The Secret Life of Pets 2 parents guide

The Secret Life of Pets 2 Parent Guide

Three plots is one too many - and one of them is far too violent for the young viewers for whom this film was made.

Overall B-

Max is worried about Liam going to school for the first time, and his anxiety gets a little out of hand. Now Max and his friends have to learn how to face their fears.

Release date June 7, 2019

Violence C
Sexual Content A
Profanity A-
Substance Use B

Why is The Secret Life of Pets 2 rated PG? The MPAA rated The Secret Life of Pets 2 PG for some action and rude humor.

Run Time: 86 minutes

Official Movie Site

Parent Movie Review

If you’re the doting owner of a “fur baby”, you might not want to watch The Secret Life of Pets 2. The antics these animals get up to during the day are enough to prevent any pet owner from ever leaving home again.

The film opens with Max (voiced by Patton Oswalt), the lovable and mildly neurotic star of the prequel. Max’s anxiety really takes off when his owner marries and has a baby, giving Max a consuming need to protect the infant from all dangers, real or imagined. Max’s owner takes him to the vet, where he is fitted with a “cone of shame” to stop his stress-induced compulsive scratching. (The scene in the waiting room is one of the funniest in the movie.) And then, when the family heads off for a family vacation to a farm, Max is forced to confront a whole new set of potential dangers.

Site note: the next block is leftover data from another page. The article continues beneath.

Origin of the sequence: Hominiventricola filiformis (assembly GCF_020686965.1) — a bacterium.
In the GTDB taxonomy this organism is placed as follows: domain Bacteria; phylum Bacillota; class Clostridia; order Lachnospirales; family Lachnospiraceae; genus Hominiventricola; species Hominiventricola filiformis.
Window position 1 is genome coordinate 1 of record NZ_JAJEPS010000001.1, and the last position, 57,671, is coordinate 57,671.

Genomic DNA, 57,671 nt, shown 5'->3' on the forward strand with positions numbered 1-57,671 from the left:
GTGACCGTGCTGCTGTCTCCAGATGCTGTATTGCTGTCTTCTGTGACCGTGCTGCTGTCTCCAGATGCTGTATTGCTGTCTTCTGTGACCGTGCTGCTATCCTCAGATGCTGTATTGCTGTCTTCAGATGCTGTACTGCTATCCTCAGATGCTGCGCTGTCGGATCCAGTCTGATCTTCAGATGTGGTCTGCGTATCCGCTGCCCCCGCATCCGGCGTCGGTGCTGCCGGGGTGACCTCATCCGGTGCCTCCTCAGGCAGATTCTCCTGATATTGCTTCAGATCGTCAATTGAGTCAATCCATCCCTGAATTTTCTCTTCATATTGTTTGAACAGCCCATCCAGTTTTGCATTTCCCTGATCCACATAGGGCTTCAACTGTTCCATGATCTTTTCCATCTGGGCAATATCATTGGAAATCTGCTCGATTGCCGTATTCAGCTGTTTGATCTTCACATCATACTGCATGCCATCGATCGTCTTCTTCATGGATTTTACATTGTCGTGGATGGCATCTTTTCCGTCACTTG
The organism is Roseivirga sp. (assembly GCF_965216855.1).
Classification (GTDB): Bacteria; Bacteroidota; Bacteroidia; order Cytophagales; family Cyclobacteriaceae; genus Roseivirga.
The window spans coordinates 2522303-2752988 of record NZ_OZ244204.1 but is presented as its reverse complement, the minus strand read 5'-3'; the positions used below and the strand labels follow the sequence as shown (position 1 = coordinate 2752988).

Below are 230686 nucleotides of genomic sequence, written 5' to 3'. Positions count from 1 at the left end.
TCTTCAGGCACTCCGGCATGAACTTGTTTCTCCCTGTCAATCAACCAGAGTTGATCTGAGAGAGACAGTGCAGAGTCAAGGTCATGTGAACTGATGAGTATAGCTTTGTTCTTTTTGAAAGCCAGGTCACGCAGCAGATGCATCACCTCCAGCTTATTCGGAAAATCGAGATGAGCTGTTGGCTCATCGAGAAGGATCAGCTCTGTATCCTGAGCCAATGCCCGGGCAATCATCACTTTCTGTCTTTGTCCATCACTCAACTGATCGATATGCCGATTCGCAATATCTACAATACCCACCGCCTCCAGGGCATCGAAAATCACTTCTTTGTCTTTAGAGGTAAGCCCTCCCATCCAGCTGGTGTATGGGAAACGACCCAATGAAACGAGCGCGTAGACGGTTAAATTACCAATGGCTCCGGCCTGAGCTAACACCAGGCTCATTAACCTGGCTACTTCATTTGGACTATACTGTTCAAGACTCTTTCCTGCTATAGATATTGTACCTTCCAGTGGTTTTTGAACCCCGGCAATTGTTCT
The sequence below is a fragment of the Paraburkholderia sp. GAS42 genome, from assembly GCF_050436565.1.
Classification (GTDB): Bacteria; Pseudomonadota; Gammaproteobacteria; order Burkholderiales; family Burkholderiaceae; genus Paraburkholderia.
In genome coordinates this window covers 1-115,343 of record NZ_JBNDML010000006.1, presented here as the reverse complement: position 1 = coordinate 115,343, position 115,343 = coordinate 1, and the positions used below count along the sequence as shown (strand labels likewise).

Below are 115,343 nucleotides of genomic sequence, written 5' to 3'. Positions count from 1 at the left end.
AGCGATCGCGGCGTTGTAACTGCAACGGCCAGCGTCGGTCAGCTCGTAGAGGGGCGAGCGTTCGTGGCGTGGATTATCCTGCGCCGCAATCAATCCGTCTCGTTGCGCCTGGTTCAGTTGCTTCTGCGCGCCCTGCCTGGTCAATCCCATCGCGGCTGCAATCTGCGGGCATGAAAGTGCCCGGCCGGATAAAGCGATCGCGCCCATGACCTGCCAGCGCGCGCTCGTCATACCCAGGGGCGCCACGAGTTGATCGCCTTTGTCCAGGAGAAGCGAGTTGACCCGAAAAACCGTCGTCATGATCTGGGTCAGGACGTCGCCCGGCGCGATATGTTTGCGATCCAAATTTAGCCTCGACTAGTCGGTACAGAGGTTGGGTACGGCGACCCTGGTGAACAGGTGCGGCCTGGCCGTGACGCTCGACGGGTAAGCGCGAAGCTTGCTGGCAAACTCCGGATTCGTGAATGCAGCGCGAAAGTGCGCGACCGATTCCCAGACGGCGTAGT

Max isn’t alone in a perilous world…his fellow apartment dwellers are facing their own challenges. Gidget (voiced by Jenny Slate), the fluffy neighbor dog, who has been entrusted with Max’s beloved chew toy, manages to drop it down the fire escape. To her horror, it lands in an apartment owned by a crazy cat lady. The resident horde of cats hiss menacingly when Gidget tries to retrieve it. So, she turns to Chloe (voiced by Lake Bell), a sardonic neighboring feline, and asks for instruction in The Way of the Cat. Watching Chloe train Gidget to masquerade as a cat is another laugh out loud scene in the film

As if juggling two plots isn’t enough, this production adds a third, which is probably one too many for young viewers. Snowball the rabbit (voiced loudly and irritatingly by Kevin Hart) is convinced he is a superhero and gets recruited by Daisy (voiced by Tiffany Haddish) to rescue a lion cub from a circus where he is being mistreated. And this plot is where the movie goes over the cliff. I assumed this movie was aimed at young children, but there is far too much violence in this plot for kids. The owner of the circus (voiced by Nick Kroll) whips the tiger, shoots him with a tranquilizer gun, threatens him with a revolver and a taser, repeatedly vows to turn animals into coats or rugs, and sets wolves on other animals. His security monkey throws knives at Snowball, flips him on the ground, and chases him with flaming torches. Add in a chase on the roof of a train and a man being run into by a car (twice) and this film is far too violent for the younger audience it’s aimed at.